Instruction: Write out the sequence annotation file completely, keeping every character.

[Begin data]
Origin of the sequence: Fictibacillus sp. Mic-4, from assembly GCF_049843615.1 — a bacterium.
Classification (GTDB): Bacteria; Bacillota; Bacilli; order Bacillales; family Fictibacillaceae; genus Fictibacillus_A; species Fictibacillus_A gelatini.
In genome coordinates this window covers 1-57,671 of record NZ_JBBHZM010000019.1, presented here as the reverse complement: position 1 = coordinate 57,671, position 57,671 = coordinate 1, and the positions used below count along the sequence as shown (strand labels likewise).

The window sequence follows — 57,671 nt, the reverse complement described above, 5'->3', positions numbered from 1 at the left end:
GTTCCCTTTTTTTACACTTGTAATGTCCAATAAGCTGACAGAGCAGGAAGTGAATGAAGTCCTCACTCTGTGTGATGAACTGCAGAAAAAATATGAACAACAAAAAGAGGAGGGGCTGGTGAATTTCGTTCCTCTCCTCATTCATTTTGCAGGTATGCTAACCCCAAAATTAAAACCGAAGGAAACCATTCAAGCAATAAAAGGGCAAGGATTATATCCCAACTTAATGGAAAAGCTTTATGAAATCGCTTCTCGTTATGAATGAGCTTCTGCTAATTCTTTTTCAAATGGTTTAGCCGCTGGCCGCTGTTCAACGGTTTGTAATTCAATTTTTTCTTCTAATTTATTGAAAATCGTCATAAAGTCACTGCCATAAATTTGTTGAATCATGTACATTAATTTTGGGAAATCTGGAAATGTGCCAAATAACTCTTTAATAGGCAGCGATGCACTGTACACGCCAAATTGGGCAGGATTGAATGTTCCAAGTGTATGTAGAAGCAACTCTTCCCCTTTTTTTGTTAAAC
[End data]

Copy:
Origin of the sequence: Fictibacillus sp. Mic-4, from assembly GCF_049843615.1 — a bacterium.
Classification (GTDB): Bacteria; Bacillota; Bacilli; order Bacillales; family Fictibacillaceae; genus Fictibacillus_A; species Fictibacillus_A gelatini.
In genome coordinates this window covers 1-57,671 of record NZ_JBBHZM010000019.1, presented here as the reverse complement: position 1 = coordinate 57,671, position 57,671 = coordinate 1, and the positions used below count along the sequence as shown (strand labels likewise).

The window sequence follows — 57,671 nt, the reverse complement described above, 5'->3', positions numbered from 1 at the left end:
GTTCCCTTTTTTTACACTTGTAATGTCCAATAAGCTGACAGAGCAGGAAGTGAATGAAGTCCTCACTCTGTGTGATGAACTGCAGAAAAAATATGAACAACAAAAAGAGGAGGGGCTGGTGAATTTCGTTCCTCTCCTCATTCATTTTGCAGGTATGCTAACCCCAAAATTAAAACCGAAGGAAACCATTCAAGCAATAAAAGGGCAAGGATTATATCCCAACTTAATGGAAAAGCTTTATGAAATCGCTTCTCGTTATGAATGAGCTTCTGCTAATTCTTTTTCAAATGGTTTAGCCGCTGGCCGCTGTTCAACGGTTTGTAATTCAATTTTTTCTTCTAATTTATTGAAAATCGTCATAAAGTCACTGCCATAAATTTGTTGAATCATGTACATTAATTTTGGGAAATCTGGAAATGTGCCAAATAACTCTTTAATAGGCAGCGATGCACTGTACACGCCAAATTGGGCAGGATTGAATGTTCCAAGTGTATGTAGAAGCAACTCTTCCCCTTTTTTTGTTAAAC